6 if they fall away, to renew them again to repentance, since they crucify again for themselves the Son of God, and put Him to an open shame.
to renew them again
The readers of Hebrews could not be renewed once they chose to operate on Levitical sacrifices when the final sacrifice of Christ had occurred. The only way for them to truly repent was to do so based on the work of Christ.
It is impossible to renew something that is already new. People who reject the exclusivity of Christ cannot be restored to a relationship with Him until they deal with their intractable error. They will remain in the state of stubbornness without coming to grips with how Christ deals with their sin.
The central argument is that it is impossible to operate in the New Testament economy as long as the Old Testament economy is dragged into the picture. This rebellious idea unravels the fundamental idea of the finality of the cross.
“To renew them again” does not mean to become a Christian again. The idea is that if they were in a state of reversionism to Judaistic sacrifices, they could not be restored to fellowship in Christ.
The word “repentance” means to change the mind. These Jewish believers needed to change their mind about their reversion to Judaistic means of spirituality. The old sacrifices could not deal with their sins. As long as they were in this state of mind it would be impossible to bring them to repentance. If they could not repent, then they could not grow to maturity. It is difficult to mature with a hard heart. This hardness makes it impossible to repent. All spiritual momentum is lost in this case. All of this has nothing to do with losing one’s salvation.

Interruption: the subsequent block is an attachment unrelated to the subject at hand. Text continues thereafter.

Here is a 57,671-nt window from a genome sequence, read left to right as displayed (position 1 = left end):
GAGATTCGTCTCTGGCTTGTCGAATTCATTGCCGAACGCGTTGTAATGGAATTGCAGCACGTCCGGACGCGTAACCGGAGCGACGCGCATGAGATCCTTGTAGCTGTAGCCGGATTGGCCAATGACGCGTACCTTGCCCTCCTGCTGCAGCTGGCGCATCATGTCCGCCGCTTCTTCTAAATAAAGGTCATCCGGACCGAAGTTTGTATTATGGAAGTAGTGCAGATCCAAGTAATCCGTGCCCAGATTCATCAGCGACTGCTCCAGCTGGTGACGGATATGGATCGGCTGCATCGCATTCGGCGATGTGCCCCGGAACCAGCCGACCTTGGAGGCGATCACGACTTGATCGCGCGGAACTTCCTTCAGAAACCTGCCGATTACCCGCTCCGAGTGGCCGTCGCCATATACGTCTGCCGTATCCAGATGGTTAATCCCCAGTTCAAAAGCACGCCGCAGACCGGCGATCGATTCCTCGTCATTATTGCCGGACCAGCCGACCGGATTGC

The “repentance” here refers to belligerent believers. Thus, the point is that, if these Christians remained in the implacable immaturity, they would be stuck in retrogression with difficulty in returning to spiritual renewal.
The issue in this phrase is not renewal again to salvation but to “repentance” about something in the Christian life. The readers were to move out of their reversion or retrogression in their lives as believers. The issue in this chapter has to do with believers who should advance to “better things” and “things that accompany salvation” (He 6:9–10). “Repentance” here is the right to return to the place of God’s blessing in one’s life (note the illustration in Hebrews 6:7–8).
All of this is like what happened to the Israelites when they refused to take God at His Word. He would not allow them to enter the Promised Land. As long as their hearts were hardened, they could not enter into God’s blessings even as believers.
It is possible to fail doctrinally as believers and yet remain Christian.
There is nothing in this passage about a person losing salvation. There is no reason to grant that eternal life is a question in this text. The issue in Hebrews is that Christians are encouraged to “hold fast” what they possess as believers (He 3:6, 12–15; 6:11–12; 10:23–25). The question is not loss of eternal salvation but of reward and personal discipline.
There is a need to persist in our faith and not fall away (He 3:6, 14; 10:23–25, 35–39). We need to maintain the confidence we had when we became believers. Doctrinal failure is possible for genuine believers.
The teaching of Hebrews 6 can be summarized by Hebrews 10:26 where one cannot go back to the concept of the preliminary view of salvation in the Old Testament. They need to “endure” or stick with true doctrine (He 6:12; 10:36).